MOZAMBIQUE - Energy & Mining
Country Manager, Ncondezi Coal Company
David Eshmade has over 14 years of experience in the natural resources sector. Prior to joining Ncondezi in early 2010 as Country Manager, he held a number of Project Management positions across Africa and has worked for BHP Billiton, Petra Diamonds, and Alexkor. He has also served in the South African National Defense Force as a career officer.
Ncondezi is focused on developing an integrated coal-fired power plant and mine near the town of Tete in Northern Mozambique. The project will be developed in phases of 300-MW units, with the first phase targeting power generation in 2017. There is a huge requirement for power in the region and in Mozambique in particular, which currently has the highest demand growth in southern Africa. This will be Mozambique’s first coal-fired power station, turning its huge coal resources into energy to power the development of the country and increase electrification, which currently stands at only 20%. Over the long term, the project also has the potential to export thermal coal once the rail and port infrastructure is further developed.
We are in the process of converting our exploration agreement into a mining license. We completed the mine’s definitive feasibility study in December 2012, which was the culmination of over two years of extensive work evaluating the project and this enabled us to submit our mining application to the MIREM. We are working closely with government on the conversion and, in the meantime, based on the work we completed between 2010 and 2011, we signed a Framework Agreement with MIREM. This agreement provides the framework for mutual cooperation between MIREM and the company in developing the project and is a precursor to the mining license, which will govern the mine’s development, fiscal regime, and operations.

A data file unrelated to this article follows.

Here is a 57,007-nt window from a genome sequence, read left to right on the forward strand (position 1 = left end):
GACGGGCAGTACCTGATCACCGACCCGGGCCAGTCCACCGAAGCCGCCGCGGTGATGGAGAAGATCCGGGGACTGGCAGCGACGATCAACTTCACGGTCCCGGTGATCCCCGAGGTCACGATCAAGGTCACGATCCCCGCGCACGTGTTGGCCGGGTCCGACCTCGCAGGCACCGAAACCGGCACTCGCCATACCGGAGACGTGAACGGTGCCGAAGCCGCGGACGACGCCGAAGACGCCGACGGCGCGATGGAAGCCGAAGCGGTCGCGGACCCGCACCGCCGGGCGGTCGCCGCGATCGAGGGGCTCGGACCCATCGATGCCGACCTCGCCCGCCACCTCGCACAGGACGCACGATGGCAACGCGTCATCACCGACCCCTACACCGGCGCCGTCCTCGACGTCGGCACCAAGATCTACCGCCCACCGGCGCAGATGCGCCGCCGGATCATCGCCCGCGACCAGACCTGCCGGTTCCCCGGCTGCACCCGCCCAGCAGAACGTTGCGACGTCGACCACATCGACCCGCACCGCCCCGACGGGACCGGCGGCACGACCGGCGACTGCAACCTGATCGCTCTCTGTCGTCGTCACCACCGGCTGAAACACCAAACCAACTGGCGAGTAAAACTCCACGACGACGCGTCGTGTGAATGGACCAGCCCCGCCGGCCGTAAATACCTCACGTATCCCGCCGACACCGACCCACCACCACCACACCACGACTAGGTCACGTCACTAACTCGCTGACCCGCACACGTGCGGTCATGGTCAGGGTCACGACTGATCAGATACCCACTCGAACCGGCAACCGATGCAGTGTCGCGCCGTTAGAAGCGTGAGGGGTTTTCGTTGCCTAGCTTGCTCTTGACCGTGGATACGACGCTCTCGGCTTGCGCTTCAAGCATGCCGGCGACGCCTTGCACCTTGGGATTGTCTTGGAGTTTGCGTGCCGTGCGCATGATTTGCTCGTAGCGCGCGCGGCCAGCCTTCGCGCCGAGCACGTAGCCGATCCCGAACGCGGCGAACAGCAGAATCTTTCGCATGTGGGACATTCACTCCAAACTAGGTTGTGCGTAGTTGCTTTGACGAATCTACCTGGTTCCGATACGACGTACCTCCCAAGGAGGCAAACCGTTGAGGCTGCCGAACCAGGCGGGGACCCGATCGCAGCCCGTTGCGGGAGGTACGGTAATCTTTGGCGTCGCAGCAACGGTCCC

Fortunately, the Ncondezi project—an integrated power plant and mine—is not dependent on rail and port infrastructure, which is developing more slowly than the coal industry anticipated. The first phase of our project is 100% focused on meeting current Mozambican demand. The power plant will be located 90 kilometers away from the northern grid, and we plan to use the current spare transmission capacity to supply around 270 MW to meet local demand. The remaining 30 MW will be used for the power station and mine.
We are looking to make a substantial investment in Mozambique of around $500 million over the next five years as we develop the first 300-MW phase of the integrated power plant and open-pit mine.
We are talking to a number of potential partners from around the world, such as Asia, Latin America, Europe and, of course, Africa to assist us with the development of this exciting project. These range from international banks to provide debt financing, independent power producers, coal miners, power generation companies, and EPC firms. Power plants are very reliable revenue generators so we are anticipating a higher level of debt financing than a typical mining project.
Tete has grown enormously over the past five years, predominantly due to the coking coal projects in the area. There’s been a huge influx of foreign labor and development and it is now a very buzzing and vibrant town.
Our main objective this year is to progress the regulatory and commercial aspects of the project, such as the mining license, the power framework agreement, and the power purchase agreement. This will then enable us to start work on the detailed engineering and design of the project so we can complete project funding in 2014 and commence construction in 2015 in order to meet our target of power generation in 2017. It is a very exciting time for Ncondezi and we believe we have a great project that will bring real and tangible benefits to the whole country.
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